But it is the games played overall that might be significant here – 35 in all. Malkin has never been an especially durable player, topping 70 games played only five times in 12 full 82-game seasons prior to this one. Only once in the nine seasons preceding this one did he top 70 games played, dressing for 78 games in 2017-2018, also the last season in which he topped 75 points (42-56-98). Since 2009-2010, Malkin has played in 733 of 983 scheduled regular season games, just 74.6 percent of the schedule. For all the attention afforded Crosby’s injuries over the years, he dressed for 808 of those same 933 games (82.2 percent), not exactly iron man numbers, but he has been less brittle than Malkin over the years. In the 35 games Malkin has played this season, he has been consistent, posting points in 24 of them. He did have a dry spell in early March, going six straight games without a point, but since then he has points in seven of nine games, going 7-5-12 in those games, three of his goals being game-winners. Malkin is 24-46-70, minus-13, in 54 career games against Washington.
Washington: Nick Jensen
Pittsburgh has a bit of a reputation for making things difficult for opponents trying to break out of their end of the ice. That puts Nick Jensen in a critical role for this game, for much of his game is rooted in moving the puck smartly to transition from defense to offense. Jensen is having what could end up being a career year on the offensive side of the puck – a career-high five goals, 13 assists (third highest of his career), 18 points (second-highest of his career), plus-23 (tops in his career by a wide margin), the only game-winning goal of his career (February 15th in a 4-1 win in Nashville against the Predators), a 7.1 shooting percentage (best of his career), 116 credited hits (most of his career), and 19:12 in ice time per game (second most of his career). The offense aside, Jensen will have to be adept in avoiding the Penguins’ forecheck and making smart decisions in his own end to transition from defense to offense.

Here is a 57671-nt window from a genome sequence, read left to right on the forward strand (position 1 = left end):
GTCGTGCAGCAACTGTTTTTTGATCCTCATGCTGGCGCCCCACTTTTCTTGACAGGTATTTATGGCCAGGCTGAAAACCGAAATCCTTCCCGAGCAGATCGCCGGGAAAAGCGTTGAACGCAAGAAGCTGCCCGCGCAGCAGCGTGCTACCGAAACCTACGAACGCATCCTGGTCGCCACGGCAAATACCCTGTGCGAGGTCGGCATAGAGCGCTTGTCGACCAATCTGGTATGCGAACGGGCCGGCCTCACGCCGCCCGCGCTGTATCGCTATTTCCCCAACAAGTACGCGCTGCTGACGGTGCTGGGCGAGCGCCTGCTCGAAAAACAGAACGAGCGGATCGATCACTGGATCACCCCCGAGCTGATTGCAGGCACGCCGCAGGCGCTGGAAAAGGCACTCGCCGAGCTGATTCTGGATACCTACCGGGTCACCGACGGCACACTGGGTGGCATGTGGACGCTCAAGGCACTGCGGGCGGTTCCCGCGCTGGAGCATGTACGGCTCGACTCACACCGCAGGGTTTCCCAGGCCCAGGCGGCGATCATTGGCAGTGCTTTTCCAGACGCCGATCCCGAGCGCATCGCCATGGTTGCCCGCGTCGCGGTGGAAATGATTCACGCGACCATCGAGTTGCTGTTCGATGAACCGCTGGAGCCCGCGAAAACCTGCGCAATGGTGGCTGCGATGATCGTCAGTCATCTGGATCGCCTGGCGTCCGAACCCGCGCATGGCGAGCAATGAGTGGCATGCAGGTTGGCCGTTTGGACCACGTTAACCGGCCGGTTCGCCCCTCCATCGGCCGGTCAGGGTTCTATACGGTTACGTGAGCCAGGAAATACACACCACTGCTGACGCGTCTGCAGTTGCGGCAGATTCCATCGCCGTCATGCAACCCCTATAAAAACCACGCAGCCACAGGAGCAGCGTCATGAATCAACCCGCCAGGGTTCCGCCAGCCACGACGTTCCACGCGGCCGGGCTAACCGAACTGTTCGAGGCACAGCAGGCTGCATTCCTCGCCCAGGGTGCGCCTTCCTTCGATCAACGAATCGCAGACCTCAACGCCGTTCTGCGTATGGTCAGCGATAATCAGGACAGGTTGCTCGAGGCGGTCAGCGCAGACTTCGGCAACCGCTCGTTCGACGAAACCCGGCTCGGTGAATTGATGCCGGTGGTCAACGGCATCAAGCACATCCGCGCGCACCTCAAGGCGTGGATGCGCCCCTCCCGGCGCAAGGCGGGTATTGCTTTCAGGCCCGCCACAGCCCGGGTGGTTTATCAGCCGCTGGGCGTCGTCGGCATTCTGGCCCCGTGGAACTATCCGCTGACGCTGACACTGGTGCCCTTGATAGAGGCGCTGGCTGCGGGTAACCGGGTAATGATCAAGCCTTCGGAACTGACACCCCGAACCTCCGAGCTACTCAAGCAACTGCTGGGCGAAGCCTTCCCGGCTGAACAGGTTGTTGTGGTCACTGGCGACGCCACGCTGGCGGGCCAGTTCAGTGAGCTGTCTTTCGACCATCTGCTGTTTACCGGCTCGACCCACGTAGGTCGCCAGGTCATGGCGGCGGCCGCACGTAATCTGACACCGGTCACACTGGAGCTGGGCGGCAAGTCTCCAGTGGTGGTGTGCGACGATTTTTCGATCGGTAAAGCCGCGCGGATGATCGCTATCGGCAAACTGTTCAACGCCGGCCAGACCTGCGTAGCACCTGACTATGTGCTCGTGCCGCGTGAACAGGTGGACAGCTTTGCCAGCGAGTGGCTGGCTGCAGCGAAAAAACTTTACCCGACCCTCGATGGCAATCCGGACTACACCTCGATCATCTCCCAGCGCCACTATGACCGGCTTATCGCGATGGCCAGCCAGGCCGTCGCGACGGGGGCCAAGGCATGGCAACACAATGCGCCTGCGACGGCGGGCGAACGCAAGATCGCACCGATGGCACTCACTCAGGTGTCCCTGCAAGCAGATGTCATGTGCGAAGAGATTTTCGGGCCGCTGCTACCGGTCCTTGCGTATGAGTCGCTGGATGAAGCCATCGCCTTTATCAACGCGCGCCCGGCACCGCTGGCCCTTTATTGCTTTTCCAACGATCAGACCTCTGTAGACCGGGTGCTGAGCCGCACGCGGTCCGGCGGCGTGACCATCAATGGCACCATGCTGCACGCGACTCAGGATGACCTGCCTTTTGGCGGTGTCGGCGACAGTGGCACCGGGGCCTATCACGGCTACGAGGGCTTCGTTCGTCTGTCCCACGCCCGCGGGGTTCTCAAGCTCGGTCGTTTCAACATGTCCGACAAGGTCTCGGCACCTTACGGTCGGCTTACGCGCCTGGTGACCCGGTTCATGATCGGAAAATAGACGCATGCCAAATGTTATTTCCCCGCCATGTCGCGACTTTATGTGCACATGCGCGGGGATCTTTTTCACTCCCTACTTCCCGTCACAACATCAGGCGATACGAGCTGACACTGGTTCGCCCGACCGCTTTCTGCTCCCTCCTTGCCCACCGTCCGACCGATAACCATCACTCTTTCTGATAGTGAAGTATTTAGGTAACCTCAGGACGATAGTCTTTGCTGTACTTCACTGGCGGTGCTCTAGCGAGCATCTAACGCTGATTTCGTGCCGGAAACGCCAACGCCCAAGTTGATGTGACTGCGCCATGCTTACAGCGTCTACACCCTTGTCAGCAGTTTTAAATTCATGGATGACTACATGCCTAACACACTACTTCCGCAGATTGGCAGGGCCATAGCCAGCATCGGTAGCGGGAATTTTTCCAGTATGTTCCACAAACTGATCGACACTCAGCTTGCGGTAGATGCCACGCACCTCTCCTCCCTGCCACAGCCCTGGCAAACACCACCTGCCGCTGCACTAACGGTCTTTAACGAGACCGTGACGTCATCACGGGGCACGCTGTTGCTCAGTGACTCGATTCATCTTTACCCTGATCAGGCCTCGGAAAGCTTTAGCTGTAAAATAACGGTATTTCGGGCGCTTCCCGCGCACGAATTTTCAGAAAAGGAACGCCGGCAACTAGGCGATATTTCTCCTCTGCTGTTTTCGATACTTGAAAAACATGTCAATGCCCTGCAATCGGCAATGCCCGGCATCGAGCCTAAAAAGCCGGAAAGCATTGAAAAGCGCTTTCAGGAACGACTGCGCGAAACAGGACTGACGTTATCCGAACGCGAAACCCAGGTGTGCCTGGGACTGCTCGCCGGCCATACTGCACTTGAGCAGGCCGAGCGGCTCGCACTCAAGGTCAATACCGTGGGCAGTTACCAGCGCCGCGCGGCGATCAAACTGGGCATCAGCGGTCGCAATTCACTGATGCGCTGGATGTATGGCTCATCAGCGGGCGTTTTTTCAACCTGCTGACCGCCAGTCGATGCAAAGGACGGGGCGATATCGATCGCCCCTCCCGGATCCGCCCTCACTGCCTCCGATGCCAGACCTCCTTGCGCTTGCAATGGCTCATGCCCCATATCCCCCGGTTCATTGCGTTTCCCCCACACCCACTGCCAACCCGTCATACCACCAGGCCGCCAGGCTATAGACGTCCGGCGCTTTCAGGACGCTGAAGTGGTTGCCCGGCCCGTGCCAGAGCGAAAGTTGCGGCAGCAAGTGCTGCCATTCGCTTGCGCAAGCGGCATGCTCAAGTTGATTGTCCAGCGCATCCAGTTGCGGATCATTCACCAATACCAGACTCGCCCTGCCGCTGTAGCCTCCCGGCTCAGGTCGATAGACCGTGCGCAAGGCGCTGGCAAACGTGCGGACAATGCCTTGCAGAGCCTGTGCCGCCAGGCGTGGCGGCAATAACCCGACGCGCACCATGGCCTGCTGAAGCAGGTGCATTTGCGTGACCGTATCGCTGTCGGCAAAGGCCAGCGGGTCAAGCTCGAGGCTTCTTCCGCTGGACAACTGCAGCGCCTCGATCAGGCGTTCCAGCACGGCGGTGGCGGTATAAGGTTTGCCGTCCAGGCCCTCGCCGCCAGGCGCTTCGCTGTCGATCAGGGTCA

Jensen has been something of a good luck charm in this regard, if goal differential at even strength is considered. His plus-20 goal differential is best on the team among all skaters, while his 35 goals scored against the Caps at evens when he is on ice is the fewest among the six Capital defensemen playing in more than 15 games so far this season. His ice time matters as well. In 22 games in which he skated at least 20 minutes so far this season, Washington is 16-3-3. What he might want to avoid, oddly enough, is racking up hits. In 19 games in which he was credited with three or more hits, the Caps are just 8-9-2, not surprising for a defenseman for whom possession of the puck matter as much as it does for Jensen. If he’s hitting, he doesn’t have the puck. Jensen is 1-6-7, plus-7, in 21 career games against the Penguins.
In the end…
This game has taken on a level of importance than might not have seemed possible even as recently as a week ago. The Pens are, as noted, 2-5-1 in their last eight games, while the Caps seem to be emerging from a spell of lackadaisical play, if their 4-3 win over Tampa Bay in their last outing is an indicator. The teams are now separated by just six points in the standings, and the Caps hold two games in hand. Starting with this game, Washington has a very difficult schedule to close the season, which makes a win in this one important if the Caps are to climb one more rung in the Metropolitan Division standings.
Capitals 4 – Penguins 2